Flash Fiction: Christmas Eve, 1972

Would you like a very short, vaguely Christmas-related story? Of course you would!

A tiny bit of background: I’ve been turning over ideas for a story that takes place in New York in the 70s, and also feeling sort of sad that I didn’t get around to writing a Christmas story this year. Then both of those trains collided, et voila! Here are 830 words on the theme of people who are down on their luck on Christmas Eve, something I apparently keep returning to. So, think of this as New York in the bad old days, Greenwich Village in the wake of Stonewall, a city in decay.

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happy holidays!

This is the tree in my apartment. My cat keeps getting ahold of the tree skirt.

Warmest holiday wishes to you and yours!

It’s been a strange holiday season in these parts. Not everything has been pleasant, but I’m looking forward to a few days off and even to getting out of the city for a bit (I’m going up to New England in a few hours to spend the weekend with my dad, et al). My siblings and I will all be in one place, which doesn’t happen that often, so I’m looking forward to that. All my presents are wrapped, and I baked some snickerdoodles, so all that’s left to do now is to get on a train.

This has been a really amazing year for me, and I find myself introspective at the holidays. I’m so grateful to so many people who were encouraging and supportive and awesome and helped make a lot happen this year, and I, for one, am really looking forward to 2012. I feel like the possibilities are endless. Which is a nice way to feel at the end of the year.

Happy holidays!

Valentine’s Day with Harry and Noah

As a romance writer, I can’t say I have a problem with the general sentiment behind Valentine’s Day, even if I’d rather skip the hearts and flowers personally. Or if I’d rather avoid what I saw tonight: I decided that I’d buy myself a Valentine’s Day cupcake, so I stopped at a little bakery on the way home from work. While I was paying, this guy came running in frantically, all, “I need two cupcakes, and I need them to be sort of festive and Valentine-y! Stat!”

Anyway, in honor of the holiday, I thought I’d give you guys a terribly romantic scene from my WIP sequel to In Hot Pursuit. This scene might get cut, actually, depending on how I go with the revision, but here’s a little taste of what happens to Harry and Noah a couple of years after the end of their novel.

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it’s christmastime in the city

For the first five years I lived in New York City, I worked in an office near the corner of 42nd Street and 5th Avenue. If you need a landmark, the New York Public Library is right there (the iconic building with the lions out front). I was also right down the street from Saks and Rockefeller Center, so the whole area was abuzz with activity during the holidays. It was a boon and a bust simultaneously. I have a hard time with big crowds, and there were times when I’d be out to lunch and I’d look up 5th Avenue and see that sea of people crowding the sidewalk and feel overwhelmed. On the other hand, I still think there’s something magical about the city at this time of year, and I’d see glimpses of that and feel some measure of joy. I like things that are simple: someone changing the glass in the chandelier that hung at the entrance to my office building from white to red and green; a guy playing “Silver Bells” on a trumpet for pocket change; the way the lights reflected off all those glass office buildings in midtown.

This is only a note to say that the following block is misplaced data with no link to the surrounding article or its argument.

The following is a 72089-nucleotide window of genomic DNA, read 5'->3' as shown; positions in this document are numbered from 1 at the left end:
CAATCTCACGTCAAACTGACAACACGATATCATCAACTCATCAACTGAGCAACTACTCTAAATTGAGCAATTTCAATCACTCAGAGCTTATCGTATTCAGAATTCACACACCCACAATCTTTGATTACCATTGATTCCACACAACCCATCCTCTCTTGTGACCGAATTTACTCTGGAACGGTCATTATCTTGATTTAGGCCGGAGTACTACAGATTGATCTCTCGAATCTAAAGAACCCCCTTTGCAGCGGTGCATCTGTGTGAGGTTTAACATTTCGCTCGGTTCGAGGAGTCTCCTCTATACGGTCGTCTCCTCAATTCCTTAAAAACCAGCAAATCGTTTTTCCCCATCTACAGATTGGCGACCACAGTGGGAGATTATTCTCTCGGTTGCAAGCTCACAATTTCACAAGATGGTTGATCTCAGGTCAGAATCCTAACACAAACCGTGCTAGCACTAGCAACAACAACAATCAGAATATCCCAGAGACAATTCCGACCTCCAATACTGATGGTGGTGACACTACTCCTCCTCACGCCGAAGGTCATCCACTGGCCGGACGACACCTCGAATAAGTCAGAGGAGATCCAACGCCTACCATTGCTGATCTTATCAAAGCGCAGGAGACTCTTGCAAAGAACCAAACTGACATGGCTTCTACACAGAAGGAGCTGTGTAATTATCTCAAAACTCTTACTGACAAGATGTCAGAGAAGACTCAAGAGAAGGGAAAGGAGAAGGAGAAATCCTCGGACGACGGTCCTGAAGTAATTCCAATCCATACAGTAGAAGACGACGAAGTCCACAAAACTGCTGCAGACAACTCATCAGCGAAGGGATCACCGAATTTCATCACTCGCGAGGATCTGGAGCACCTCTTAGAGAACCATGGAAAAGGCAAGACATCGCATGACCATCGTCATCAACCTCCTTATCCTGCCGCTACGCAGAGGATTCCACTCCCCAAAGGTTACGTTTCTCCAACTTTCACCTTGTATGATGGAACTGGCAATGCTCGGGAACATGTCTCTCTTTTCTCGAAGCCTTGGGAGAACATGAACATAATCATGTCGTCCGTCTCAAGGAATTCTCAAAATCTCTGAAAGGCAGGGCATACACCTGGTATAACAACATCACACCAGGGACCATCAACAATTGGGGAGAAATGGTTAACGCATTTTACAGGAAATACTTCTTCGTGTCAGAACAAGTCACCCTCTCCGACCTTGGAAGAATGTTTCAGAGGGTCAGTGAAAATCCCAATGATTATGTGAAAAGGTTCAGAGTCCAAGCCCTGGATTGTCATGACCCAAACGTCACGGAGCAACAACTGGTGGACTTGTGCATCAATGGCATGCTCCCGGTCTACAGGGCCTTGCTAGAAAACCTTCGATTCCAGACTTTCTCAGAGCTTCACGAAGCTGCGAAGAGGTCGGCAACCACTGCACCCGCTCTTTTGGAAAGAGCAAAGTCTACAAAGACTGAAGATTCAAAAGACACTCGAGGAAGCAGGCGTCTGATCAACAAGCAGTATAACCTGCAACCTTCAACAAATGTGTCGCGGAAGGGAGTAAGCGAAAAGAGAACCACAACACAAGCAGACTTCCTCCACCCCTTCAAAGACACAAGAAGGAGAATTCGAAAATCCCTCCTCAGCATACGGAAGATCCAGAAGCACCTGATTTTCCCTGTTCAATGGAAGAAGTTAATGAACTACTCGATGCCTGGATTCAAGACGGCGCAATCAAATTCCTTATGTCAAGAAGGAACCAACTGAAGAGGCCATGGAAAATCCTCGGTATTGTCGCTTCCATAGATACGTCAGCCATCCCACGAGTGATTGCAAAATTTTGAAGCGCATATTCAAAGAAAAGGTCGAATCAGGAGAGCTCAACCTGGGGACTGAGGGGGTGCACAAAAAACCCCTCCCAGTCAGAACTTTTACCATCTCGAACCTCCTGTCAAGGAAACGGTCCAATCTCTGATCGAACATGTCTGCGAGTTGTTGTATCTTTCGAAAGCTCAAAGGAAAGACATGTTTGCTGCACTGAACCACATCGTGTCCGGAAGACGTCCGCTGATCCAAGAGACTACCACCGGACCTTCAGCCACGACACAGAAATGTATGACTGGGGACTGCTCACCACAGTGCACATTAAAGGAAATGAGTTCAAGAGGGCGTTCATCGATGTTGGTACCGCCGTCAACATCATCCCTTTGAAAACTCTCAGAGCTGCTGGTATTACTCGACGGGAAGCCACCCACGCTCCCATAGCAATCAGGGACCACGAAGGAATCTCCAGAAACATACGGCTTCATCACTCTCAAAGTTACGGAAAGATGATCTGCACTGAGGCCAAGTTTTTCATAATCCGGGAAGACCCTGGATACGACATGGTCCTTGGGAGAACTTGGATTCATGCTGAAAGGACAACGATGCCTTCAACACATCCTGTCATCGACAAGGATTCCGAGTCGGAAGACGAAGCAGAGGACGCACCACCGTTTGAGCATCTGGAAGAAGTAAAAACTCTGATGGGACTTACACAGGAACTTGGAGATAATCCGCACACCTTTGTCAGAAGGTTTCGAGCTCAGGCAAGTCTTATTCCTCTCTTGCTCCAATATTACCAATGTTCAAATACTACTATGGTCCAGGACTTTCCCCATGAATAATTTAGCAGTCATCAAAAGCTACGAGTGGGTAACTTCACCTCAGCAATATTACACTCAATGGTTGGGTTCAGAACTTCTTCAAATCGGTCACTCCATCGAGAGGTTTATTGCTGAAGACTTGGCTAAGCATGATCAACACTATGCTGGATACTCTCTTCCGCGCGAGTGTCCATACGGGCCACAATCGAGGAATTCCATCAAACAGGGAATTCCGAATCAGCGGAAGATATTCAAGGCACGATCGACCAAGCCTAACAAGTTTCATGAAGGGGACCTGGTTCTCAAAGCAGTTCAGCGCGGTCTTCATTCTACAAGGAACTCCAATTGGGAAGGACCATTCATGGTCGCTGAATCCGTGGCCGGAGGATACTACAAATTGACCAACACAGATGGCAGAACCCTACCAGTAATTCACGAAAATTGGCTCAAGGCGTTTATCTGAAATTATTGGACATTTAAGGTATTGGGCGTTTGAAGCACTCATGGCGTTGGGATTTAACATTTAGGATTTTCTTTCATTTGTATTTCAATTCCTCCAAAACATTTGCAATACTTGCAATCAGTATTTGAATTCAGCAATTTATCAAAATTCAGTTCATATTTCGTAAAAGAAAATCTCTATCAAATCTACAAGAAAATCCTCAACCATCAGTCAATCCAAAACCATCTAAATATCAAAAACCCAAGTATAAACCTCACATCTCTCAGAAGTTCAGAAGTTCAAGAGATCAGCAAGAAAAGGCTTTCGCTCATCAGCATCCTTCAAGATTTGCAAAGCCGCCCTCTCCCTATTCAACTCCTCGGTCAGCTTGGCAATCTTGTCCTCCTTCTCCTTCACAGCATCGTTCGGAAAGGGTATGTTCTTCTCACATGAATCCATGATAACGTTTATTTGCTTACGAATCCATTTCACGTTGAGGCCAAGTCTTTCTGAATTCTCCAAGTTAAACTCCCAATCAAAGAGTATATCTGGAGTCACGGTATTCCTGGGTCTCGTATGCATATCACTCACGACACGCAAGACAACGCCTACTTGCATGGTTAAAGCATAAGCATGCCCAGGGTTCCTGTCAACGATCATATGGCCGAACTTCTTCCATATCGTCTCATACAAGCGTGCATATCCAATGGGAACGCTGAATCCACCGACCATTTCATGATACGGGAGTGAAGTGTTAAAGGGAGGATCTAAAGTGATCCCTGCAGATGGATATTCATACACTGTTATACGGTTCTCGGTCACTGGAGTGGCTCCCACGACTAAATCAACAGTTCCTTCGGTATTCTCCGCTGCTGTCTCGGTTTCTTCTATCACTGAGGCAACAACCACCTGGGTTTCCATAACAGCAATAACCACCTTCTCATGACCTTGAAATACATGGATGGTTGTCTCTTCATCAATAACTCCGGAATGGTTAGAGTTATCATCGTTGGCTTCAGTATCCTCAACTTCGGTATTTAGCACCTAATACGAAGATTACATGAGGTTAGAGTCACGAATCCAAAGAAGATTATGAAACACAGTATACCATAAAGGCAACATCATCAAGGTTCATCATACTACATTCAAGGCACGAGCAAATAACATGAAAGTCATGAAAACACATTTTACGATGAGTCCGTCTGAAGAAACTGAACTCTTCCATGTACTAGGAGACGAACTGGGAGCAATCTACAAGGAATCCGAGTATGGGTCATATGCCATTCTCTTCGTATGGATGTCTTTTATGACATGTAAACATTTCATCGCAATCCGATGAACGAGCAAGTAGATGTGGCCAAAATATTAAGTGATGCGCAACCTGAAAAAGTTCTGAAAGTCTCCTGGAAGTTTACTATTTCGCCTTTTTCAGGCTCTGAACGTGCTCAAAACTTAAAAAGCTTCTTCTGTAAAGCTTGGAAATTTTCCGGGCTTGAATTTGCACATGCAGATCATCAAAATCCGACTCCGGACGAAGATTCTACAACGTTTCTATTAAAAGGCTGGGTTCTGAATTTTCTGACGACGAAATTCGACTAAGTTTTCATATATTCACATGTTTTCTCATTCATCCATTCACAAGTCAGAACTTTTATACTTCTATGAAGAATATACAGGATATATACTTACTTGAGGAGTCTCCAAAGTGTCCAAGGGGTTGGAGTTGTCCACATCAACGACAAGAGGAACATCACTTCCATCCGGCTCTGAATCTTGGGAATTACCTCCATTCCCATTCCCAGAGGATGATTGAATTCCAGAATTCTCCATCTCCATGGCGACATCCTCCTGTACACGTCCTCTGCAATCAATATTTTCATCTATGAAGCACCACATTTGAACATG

I’m thankful I don’t work in the middle of everything anymore, but I miss it sometimes, also. Still, there’s something kind of charming about Brooklyn during the holiday season. All those brownstones with tasteful wreaths or garlands out front makes my neighborhood feel very Victorian to me, like I’ve walked into a new movie version of A Christmas Carol. Sure, you get the people who have Santas hanging off their balconies and plenty of tacky flashing lights, but there’s this one house near my office that’s just gorgeous, with old fashioned decorations hanging from the gas lamp in front of their front stoop.

It’s nice to think about that, as I’ve felt a little grinchy this year. Saturday, I went with a couple of friends to the Central Park holiday market, a European-style open-air market near Columbus Circle. Sometimes there’s magic to be found there, too, but mostly I was too distracted by the crowds and my need to find some last-minute gifts to find it.

I’ll start looking for it again, though.

In book-related news, my upcoming novel The Boy Next Door went off to the proofreader a few days ago. I saw the initial cover mock-up, too, and it looks great! (I’ll post when I get the final.) That will be out from Loose Id on January 25th. It’s about a man who moves back to his home town and winds up living next door to his childhood friend (and teenage crush). I’ll have more to say about that as the release date gets closer. A LOT of work went into this novel, so I’m glad to see the light at the end of this tunnel, and I’m really excited for it to finally be published.